Continuing with songs that Corina and I ran through on September 26, here we tackle Dust In The Wind by Kansas. This was one that just occurred to us as something we both probably knew so we just jumped into it without any plan.
Someday I may work out a more involved instrumental section to break it up, maybe try to recreate the mood and mystery of the original but for now, this is how it came out that Friday night.
We finished up our 2014 International Guitar Camp on Sunday, September 21. Corina stuck around for another week and we had a little time to play some songs together.
Thursday night she even sang in public for the first time in her life, joining me as background music for a fancy dinner at The Rosewood, a ritzy hotel on Sand Hill Road in Palo Alto.
Friday night, September 26, we ended up hanging with the family at my sister’s house and ran through everything we knew, and some we didn’t for the small group of relatives. Here is our somewhat improvised version of Autumn Leaves.
I recently stumbled across a video of Mason Williams playing a few things with a small orchestra. It was quite a pleasure to be reminded of this cute piece. Mason usually plays the changes on a 12-string while he whistles the melody.
As I couldn’t get the melody out of my head I started on my usual path of working on a chord solo. With a little work it started taking shape so I decided to shoot a rough draft.
On a side note, I sent a link to Mason who was very complimentary and said he wanted to sent it to the Brothers. I hope you enjoy it.
In May of 2014 I was in Hilo for my daughter Rebecca’s college graduation. My habit when I am there is to get up early to watch the sunrise.
On Thursday, May 8th I went across the street to Wai’uli Beach Park with my guitar and the opening melody found its way across the strings. I played around with it as the sun rose and pretty much sketched out an 8-measure theme that became the A Section and another that became the B Section.
Running short on time, I went back to grab the camera to record the ideas in case I forgot them as there was a lot to do for the next few hours.
When I got a chance to get back to the guitar I was glad I had gone back for the camera as the themes were slipping away. I played through the song a few more times and got it a little clearer in my head.
The next day I even attempted playing it on the TG News. A couple months later I got back to polishing it up, arranging the parts and adding a somewhat related coda to wrap it up. You can still hear the TG News version for comparison but here is the way it sounded on August 17th.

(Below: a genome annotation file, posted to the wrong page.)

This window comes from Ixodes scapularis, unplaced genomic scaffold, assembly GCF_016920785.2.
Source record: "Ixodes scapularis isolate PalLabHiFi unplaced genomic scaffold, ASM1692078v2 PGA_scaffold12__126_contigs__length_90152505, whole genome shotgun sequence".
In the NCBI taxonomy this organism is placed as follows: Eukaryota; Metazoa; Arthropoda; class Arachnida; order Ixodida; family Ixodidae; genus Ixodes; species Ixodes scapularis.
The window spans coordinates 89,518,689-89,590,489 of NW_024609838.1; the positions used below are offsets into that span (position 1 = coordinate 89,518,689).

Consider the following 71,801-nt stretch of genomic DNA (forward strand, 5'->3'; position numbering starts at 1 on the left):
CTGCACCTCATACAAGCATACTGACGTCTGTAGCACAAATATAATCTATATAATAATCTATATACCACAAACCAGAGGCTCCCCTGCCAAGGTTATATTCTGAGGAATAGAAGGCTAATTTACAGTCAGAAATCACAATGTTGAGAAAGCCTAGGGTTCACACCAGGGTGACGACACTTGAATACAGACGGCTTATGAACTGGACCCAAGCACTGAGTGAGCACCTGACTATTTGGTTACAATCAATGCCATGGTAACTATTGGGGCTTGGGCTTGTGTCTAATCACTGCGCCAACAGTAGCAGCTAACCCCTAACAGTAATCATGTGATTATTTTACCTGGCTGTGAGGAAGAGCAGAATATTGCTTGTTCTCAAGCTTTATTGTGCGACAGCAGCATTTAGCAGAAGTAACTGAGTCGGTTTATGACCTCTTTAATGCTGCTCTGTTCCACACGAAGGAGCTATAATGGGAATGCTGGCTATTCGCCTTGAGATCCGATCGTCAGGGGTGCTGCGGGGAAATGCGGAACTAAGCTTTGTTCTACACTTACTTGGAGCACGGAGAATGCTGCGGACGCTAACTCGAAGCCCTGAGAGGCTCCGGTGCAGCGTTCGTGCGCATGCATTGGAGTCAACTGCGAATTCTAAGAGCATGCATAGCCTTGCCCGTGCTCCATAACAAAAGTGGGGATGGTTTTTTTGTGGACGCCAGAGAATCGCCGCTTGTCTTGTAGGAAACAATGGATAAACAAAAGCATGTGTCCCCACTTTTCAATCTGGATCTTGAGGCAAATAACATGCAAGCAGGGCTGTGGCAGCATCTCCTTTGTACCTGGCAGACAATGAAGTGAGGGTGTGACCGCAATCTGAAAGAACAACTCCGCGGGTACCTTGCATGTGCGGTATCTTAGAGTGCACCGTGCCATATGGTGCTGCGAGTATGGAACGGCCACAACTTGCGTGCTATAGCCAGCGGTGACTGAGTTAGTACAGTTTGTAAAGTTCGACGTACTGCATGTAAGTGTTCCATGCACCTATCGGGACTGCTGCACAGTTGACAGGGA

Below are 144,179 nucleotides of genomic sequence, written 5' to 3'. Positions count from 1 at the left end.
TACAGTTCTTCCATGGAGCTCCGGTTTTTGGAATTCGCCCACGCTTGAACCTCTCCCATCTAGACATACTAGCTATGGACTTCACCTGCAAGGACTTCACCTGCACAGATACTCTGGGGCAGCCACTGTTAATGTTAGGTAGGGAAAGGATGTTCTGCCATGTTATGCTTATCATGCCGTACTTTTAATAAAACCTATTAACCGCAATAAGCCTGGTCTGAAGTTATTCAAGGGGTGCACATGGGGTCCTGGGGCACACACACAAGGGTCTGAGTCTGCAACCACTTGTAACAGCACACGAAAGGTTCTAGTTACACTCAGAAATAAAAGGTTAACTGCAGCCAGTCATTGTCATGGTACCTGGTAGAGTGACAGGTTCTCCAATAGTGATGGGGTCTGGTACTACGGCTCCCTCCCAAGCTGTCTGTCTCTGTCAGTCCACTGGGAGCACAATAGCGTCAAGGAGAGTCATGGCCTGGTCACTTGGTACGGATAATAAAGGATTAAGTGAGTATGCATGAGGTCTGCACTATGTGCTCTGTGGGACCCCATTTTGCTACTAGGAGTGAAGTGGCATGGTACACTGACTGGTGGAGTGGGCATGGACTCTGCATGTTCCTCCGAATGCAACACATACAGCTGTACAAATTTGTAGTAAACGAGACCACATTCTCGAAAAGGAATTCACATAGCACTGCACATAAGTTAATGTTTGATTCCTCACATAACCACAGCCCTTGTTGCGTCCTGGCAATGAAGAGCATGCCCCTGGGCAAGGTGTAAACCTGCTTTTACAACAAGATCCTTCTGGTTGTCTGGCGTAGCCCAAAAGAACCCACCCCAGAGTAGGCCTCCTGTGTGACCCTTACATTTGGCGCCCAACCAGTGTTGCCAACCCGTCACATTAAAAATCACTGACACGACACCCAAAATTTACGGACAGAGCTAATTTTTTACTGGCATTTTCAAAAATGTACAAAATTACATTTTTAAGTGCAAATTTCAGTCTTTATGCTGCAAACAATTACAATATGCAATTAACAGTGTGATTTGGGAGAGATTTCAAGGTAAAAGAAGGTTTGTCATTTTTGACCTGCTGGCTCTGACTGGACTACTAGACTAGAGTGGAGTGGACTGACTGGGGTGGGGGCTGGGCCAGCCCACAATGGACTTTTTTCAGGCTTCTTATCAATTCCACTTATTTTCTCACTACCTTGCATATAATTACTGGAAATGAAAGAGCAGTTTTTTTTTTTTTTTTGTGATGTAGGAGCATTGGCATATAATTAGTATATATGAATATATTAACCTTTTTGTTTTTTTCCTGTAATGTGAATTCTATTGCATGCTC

The Venezuelan Waltzes by Antonio Lauro really grabbed me when I was playing classical guitar a little more seriously, back in the late 1970′s. I have recently resurrected them and have been playing them on the steel-string guitar. This really gives them a different character and feel that I hope you enjoy.
Waltz #1 (Tatiana) is not as popular or famous as #2 or #3 but includes many of the interesting techniques and harmonies of the others.
Continuing to explore the steel-string approach to romantic classics, we have my interpretation of Lagrima, or at least one interpretation. Francisco Tarrega wrote Lagrima (Teardrop) while in England and feeling homesick, missing his beloved Spain.
The piece is similar to many others of his having two eight-measure sections in contrasting keys, E Major then E Minor, arranged in the AABBA form.
As many of you know, I really enjoy playing classical pieces on the steel-string guitar. I would like to think that Francisco Tarrega may have embraced the instrument as well, had it evolved during his lifetime.
As part of preparing lessons on some of my favorite classical pieces, I need to play and practice them over a long period of time to really get a feel for what I think the piece is trying to say. Here is an interpretation recorded on July 10, 2014.